Desperately needed aid for millions of people across sub-Saharan Africa is threatened as the deadly coronavirus pandemic sweeps across a continent already plagued by a flock of crises.
In some cases, social distancing and border closures prevent workers from distributing aid.
In others, funding is threatened as agencies strive to pool their resources to fight the COVID-19 hot air balloon epidemic on the continent.
The polio vaccination campaign in Cameroon has been suspended, while in Chad, a measles vaccination program has been postponed.
In Niger and Burkina Faso, where hundreds of thousands of people have been displaced by jihadist violence, flights carrying humanitarian aid have been suspended.
In the Central African Republic, where most of the territory is under the influence of armed groups, the supply of chlorine, necessary to supply drinking water, is low.
“Some programs have slowed down or have been temporarily suspended, but most humanitarian operations are continuing,” said Julie Bélanger, head of the United Nations Office for the Coordination of Humanitarian Affairs for West and Central Africa.
“We are focusing on activities vital for survival, but we are also adapting the way we work,” Bélanger told AFP.
The United Nations reports that around 76 million people in sub-Saharan Africa need help to survive and protect their health.
The coronavirus pandemic could still threaten the populations of the continent, which to date has at least 12,700 registered cases and more than 650 deaths, according to an AFP count on Friday.
Organizations quickly learn to change the way they work to prevent the spread of the virus.
In Niger, for example, food gifts are distributed in small groups to maintain social distancing, said Jean-Noël Gentile of the United Nations World Food Program.
“To reduce the frequency of food distribution, we distribute two or three months of rations each time,” he said.
One of the fears of NGOs and governments is that aid workers traveling to remote areas may take the coronavirus with them.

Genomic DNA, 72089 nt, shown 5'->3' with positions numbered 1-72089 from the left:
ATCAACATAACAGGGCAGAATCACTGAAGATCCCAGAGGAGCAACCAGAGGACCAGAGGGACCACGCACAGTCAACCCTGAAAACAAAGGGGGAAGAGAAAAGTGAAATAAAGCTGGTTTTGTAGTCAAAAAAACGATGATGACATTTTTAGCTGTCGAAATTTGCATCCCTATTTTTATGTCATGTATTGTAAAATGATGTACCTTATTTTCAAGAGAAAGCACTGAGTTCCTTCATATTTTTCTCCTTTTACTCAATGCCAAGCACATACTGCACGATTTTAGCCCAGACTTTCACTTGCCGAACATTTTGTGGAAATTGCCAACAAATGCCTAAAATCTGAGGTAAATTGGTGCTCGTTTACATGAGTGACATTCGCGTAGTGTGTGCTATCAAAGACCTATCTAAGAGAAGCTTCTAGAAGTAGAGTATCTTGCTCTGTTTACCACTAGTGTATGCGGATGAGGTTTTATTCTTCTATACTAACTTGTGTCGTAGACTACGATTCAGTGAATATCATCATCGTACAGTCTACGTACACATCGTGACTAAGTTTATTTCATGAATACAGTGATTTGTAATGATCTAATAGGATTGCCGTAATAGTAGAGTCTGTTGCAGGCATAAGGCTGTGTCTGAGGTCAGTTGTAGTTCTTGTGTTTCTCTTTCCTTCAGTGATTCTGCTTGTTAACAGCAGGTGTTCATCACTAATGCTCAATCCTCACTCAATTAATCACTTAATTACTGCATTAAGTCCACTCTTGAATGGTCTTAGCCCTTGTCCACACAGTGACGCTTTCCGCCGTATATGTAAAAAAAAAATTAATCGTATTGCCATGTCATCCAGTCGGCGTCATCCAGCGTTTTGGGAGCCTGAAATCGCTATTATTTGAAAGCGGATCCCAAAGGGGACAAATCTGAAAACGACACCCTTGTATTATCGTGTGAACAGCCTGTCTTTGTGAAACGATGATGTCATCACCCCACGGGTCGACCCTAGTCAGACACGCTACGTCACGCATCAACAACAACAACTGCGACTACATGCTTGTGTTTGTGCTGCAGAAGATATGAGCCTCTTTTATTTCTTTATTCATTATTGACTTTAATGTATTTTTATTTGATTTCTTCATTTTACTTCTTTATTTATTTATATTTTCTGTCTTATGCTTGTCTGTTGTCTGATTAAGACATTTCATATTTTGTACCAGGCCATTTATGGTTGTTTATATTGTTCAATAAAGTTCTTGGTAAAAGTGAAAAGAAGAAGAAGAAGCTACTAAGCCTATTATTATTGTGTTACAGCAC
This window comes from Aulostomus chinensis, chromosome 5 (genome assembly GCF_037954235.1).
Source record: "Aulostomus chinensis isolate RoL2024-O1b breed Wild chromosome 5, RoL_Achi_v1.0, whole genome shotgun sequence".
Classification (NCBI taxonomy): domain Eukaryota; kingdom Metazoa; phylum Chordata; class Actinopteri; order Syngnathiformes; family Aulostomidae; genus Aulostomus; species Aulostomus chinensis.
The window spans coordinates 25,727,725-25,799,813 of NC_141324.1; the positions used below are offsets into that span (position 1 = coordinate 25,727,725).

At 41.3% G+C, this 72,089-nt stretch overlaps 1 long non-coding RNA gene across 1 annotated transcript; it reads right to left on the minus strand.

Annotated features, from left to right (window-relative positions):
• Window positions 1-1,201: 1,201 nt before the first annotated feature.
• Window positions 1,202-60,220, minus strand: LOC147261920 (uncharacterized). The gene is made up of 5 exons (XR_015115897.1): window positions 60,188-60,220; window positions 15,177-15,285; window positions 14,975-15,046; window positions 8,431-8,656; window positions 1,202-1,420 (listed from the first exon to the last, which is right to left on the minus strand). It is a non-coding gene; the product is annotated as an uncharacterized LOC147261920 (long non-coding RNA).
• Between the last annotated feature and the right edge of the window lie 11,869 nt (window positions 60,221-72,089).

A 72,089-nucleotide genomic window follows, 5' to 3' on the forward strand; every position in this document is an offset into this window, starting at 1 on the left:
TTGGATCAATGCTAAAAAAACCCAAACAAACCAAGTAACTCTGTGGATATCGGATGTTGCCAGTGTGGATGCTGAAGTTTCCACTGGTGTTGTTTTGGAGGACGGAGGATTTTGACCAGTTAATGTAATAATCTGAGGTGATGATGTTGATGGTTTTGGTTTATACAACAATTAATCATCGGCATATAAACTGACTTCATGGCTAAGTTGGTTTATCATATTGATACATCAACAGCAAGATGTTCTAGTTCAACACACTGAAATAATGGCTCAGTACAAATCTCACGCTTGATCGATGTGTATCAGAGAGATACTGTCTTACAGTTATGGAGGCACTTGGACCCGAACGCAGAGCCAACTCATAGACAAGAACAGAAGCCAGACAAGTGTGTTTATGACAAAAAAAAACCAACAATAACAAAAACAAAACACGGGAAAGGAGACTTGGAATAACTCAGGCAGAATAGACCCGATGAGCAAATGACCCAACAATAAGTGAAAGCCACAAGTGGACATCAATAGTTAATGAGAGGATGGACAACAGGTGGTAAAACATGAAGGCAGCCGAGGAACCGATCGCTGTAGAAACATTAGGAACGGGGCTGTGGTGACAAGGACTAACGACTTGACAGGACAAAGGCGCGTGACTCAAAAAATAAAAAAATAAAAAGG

In the eastern Democratic Republic of the Congo (DRC), the first case of virus recorded in Goma was that of a Nigerian aid worker.
Masks, gloves and protective clothing are required by some organizations – but essential equipment is difficult to find in many countries.
“It is already quite difficult in France – you can imagine how it is in the confines of the Central African Republic,” said Isabelle Robin of the French charity Action Against Hunger (ACF).
Closed borders and restrictions on movement within countries are additional obstacles to the delivery of aid.
As a result, NGOs around the world are trying to negotiate with African authorities to allow “humanitarian corridors” or exemptions for their staff.
But of all the problems for humanitarian work at the moment, “the most important is financial,” said a UNICEF official in the DRC, noting that donors’ attention is elsewhere now.
The UN has launched a $ 2 billion (1.83 billion euros) “global humanitarian response plan” against the coronavirus, much of which is for Africa.
Although Africa has not been hit as hard as most of the rest of the world, the pandemic is a growing threat, given the continent’s weak health systems, entrenched poverty, poor sanitation and overcrowded slums.
It is feared that the funds received to deal with the problems that existed before the start of the pandemic may now be reallocated.
This could be a harmful approach.
“It is important that we do not forget other needs,” said Maaike Hersevoort, head of the mission of Médecins sans frontières in the Central African Republic, reporting an epidemic of measles in that country.
In West and Central Africa, the number of people in need of help has increased – even before the coronavirus reaches the continent.
There are 44 million people in need this year, six million more than in 2019, according to UN projections.
In the Sahel region, food insecurity levels are increasing and fears for the next harvest following a bad rainy season.
“We are particularly concerned about children, who become more vulnerable to illness when they are malnourished,” said Robin of ACF.
More generally, well-being in Africa could be affected by severe measures to stem the spread of COVID-19 – lockouts mean that millions of people are unable to work, and therefore more likely to fall further into poverty.
“We must not lose sight of the medium and long term impact of this crisis,” said Bruce Biber of the International Committee of the Red Cross in the Central African Republic.
“People have been under heavy pressure for years, so it doesn’t take much to push them into extreme distress.”